Figure 4: Screenshot from a task that exploited the ‘requester’ and ‘worker’ roles on AMT, to see whether people’s interpretation of spatial indices like ‘left’ differed according to the assumed social roles of participants (Duran & Dale, 2011).
The complexities of payment (ethics in particular) were discussed throughout the workshop. Many labs pay workers above market-wages (which are otherwise often only a few dollars an hour at best) either by choice or to meet IRB requirements. It was especially interesting to compare notes on this. Relative to the cost of hosting a lab experiment, paying higher salaries to online workers is often still a very big saving, especially in the case of shorter tasks, and if anything leads to quicker response times. The most common payment adjustment method that people used within AMT was to calculate the actual time spent through the returned metadata, and then pay the appropriate difference in wage through the
built-in ‘bonus’ system. There were no dissenting voices to this approach, but participants remained concerned about how the anonymity of the worker on many platforms could still mean that it harbored an exploitative working environment. For example, the worker, even when ostensibly getting a fair wage, could still be a minor or someone coerced into giving their payment to a third party. The ability to tap online gamers, or workers from within reputable
Figure 5: Screen shot showing an image used to elicit information about scalar implicatures in different contexts (Anand et al., 2011).
organizations, were both seen as positive future directions in this regard.
Overall, what seem to impress people the most (conference organizers included) was the great breadth of research that is now being carried out on crowdsouring platforms. The variety of linguistics within the workshop presentations was among the greatest that we have seen at any language or cognition workshop this year, ranging from a fine-grained distinctions in logical metonymy (Zarcone & Pado, 2011) to the interaction of human and machine topic-identification workflows (Satinoff & Boyd-Graber, 2011). The sheer inventiveness of the task designs were equally impressive, including images, sound, videos generated with artificial languages (Jaeger et al., 2011), and at the most complex full interactive games with instant-message chats (Clausen & Potts, 2011). The nature of microtasking platforms themselves was explored in a number of the presentations, including bonus payment-strategies to ensure a high retention rate of workers between tasks (Watts & Jaeger, 2011). The inherent paradigmatic biases of AMT as a experimental platform were part of many presentations, too, especially the need to model and test for any potential biases in the experimental design (Anand, Andrews & Wagers, 2011). In one interesting case, the researchers deliberately exploited the ‘requester’/’worker’ roles to simulate 6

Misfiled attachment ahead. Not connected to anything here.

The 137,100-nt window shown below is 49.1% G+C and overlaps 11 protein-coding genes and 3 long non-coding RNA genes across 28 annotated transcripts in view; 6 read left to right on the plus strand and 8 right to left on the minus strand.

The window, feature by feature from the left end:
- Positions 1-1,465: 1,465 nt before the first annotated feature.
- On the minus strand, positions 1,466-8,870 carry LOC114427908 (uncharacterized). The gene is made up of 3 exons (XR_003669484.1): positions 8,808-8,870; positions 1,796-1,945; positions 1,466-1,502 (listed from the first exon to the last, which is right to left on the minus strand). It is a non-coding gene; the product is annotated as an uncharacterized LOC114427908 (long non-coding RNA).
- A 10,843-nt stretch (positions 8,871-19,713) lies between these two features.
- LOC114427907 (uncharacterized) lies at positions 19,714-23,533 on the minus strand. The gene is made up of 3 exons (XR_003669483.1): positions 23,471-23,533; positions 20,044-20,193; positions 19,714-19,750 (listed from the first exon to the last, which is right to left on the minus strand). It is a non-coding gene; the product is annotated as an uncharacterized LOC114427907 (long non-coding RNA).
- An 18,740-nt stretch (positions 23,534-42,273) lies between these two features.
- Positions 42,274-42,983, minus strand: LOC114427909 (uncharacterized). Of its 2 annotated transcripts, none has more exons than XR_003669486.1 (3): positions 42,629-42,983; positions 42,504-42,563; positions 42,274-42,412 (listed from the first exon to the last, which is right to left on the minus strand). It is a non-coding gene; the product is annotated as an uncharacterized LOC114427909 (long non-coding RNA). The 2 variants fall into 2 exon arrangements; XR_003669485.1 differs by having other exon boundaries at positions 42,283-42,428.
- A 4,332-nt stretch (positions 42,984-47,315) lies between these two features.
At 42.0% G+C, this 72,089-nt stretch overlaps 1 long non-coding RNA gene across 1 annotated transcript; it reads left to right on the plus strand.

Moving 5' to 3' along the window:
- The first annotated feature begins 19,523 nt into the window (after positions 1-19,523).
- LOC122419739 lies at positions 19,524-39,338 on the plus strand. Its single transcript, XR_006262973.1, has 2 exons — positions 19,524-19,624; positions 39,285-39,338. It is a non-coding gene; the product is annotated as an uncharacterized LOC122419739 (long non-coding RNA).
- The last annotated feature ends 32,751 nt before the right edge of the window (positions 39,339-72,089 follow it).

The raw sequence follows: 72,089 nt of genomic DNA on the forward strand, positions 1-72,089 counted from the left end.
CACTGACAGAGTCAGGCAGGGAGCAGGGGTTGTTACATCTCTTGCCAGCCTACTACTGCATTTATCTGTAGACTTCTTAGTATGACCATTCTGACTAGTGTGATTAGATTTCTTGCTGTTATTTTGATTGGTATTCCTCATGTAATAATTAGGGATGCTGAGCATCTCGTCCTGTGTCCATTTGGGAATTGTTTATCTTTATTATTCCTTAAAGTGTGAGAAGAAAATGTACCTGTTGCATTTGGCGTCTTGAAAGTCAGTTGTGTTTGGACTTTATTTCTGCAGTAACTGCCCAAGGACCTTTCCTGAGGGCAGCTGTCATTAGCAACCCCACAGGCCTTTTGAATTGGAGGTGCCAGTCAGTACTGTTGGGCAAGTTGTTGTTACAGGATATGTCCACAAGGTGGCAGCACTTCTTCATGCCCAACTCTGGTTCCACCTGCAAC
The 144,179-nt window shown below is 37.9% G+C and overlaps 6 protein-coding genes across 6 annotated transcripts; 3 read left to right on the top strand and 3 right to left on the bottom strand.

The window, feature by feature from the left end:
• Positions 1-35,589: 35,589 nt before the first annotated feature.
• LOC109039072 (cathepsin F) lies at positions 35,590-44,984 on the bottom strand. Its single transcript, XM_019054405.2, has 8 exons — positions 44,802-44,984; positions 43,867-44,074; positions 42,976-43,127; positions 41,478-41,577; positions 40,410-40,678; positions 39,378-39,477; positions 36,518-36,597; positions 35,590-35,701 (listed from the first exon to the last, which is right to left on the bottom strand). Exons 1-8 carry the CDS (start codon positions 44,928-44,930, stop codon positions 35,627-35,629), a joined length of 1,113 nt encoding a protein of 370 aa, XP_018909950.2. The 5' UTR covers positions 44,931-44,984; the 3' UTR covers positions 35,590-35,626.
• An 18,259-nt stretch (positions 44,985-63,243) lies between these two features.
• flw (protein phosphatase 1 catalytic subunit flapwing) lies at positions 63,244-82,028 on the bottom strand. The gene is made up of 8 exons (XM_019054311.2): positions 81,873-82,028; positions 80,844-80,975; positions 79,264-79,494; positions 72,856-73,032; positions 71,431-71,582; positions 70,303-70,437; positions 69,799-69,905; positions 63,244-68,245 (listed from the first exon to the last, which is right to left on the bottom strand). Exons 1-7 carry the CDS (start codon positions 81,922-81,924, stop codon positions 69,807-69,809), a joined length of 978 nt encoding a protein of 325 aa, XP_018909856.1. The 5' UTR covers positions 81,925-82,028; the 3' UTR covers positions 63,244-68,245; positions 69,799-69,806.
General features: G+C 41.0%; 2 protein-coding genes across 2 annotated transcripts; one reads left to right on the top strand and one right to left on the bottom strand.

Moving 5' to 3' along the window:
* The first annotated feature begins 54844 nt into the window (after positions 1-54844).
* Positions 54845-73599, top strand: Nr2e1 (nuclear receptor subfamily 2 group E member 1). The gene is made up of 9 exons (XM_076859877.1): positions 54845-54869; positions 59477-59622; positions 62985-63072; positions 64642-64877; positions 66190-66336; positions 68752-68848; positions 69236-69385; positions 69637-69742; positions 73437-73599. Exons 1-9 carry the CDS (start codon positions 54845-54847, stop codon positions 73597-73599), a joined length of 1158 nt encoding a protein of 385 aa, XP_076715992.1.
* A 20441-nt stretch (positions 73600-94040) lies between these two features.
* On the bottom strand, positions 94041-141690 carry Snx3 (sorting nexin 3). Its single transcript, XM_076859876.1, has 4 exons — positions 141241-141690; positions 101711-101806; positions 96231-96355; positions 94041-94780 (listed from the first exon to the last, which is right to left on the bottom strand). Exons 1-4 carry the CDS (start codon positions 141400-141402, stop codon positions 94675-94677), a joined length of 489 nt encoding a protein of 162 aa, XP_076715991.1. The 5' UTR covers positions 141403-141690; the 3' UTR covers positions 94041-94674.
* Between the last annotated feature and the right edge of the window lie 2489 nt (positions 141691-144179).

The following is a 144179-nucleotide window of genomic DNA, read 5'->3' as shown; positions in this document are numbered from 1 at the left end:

specific social conditions of tasks, taking advantage of the perceived power-bias for a deliberate experimental effect (Duran and Dale, 2011).
The sophistication of the tasks and evaluation methods that researchers are employing on crowdsourcing platforms are already an order of magnitude more sophisticated than the tasks run by commercial organizations that simply focus on throughput and ‘gold’ accuracy. The use of crowdsourcing platforms is also increasing at such a rate that crowdsourcing will soon become the single most common tool for empirical language and cognition studies: from discussions, it was clear that in some institutions it already has.
Despite the rapid increase in the sophistication and scale, perhaps the greatest change we are seeing is the number and nature of the researchers who are running experiments with very little overhead. Until now, a typical researcher would be about 10 years into their career before they could receive a grant to be the principal investigator for an empirical study with 100 or so participants. In this workshop, many participants learned about crowdsourcing in the morning and were able to generate experimental results by the close of day (in one case, even presenting their first analysis (Harcroft, 2011)). With any researcher now able to run experiments quickly and cheaply, anybody can be a principal investigator. The lowered barrier has also resulted in novel empirical research from fields like formal semantics and theoretical syntax: subfields with very little prior experimental research (experiments from both were presented in this workshop). Just as all researchers currently learn how to internally analyze language to test and generate hypotheses, it looks like an increasing number of researchers will soon be doing the same through direct experimentation. This makes for a very bright future for empirical language and cognition studies, and for crowdsourcing technologies as a whole.